15-701. Common school; promotions; requirements; certificate; supervision of eighth grades by superintendent of high school district; high school admissions; academic credit; definition
A. The state board of education shall:
1. Prescribe a minimum course of study, as defined in section 15-101 and incorporating the academic standards adopted by the state board of education, to be taught in the common schools.
2. Prescribe competency requirements for the promotion of pupils from the eighth grade and competency requirements for the promotion of pupils from the third grade incorporating the academic standards in at least the areas of reading, writing, mathematics, science and social studies. The competency requirements for the promotion of pupils from the third grade shall include the following:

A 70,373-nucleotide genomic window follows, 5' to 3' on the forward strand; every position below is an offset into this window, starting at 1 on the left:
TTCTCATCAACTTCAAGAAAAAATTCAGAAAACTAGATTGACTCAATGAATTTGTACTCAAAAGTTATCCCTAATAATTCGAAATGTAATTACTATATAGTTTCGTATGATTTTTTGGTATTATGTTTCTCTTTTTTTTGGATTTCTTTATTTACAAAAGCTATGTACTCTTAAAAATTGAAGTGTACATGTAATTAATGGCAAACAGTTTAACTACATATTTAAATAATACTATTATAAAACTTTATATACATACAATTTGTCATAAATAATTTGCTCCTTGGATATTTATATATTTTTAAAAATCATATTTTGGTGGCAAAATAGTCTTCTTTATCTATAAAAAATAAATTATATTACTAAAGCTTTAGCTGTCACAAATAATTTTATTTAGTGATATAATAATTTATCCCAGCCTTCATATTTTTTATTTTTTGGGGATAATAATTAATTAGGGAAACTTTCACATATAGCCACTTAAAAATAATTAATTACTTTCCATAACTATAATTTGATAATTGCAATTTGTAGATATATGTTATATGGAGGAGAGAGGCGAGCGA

(a) A requirement that a pupil not be promoted from the third grade if the pupil obtains a score on the reading portion of the statewide assessment that does not demonstrate sufficient reading skills as established by the board. A pupil may not be retained if data regarding the pupil's performance on the statewide assessment is not available before the end of the current academic year. A pupil who is not retained due to the unavailability of test data must receive evidence-based intervention and remedial strategies pursuant to subdivision (c) of this paragraph if the third grade assessment data subsequently does not demonstrate sufficient reading skills.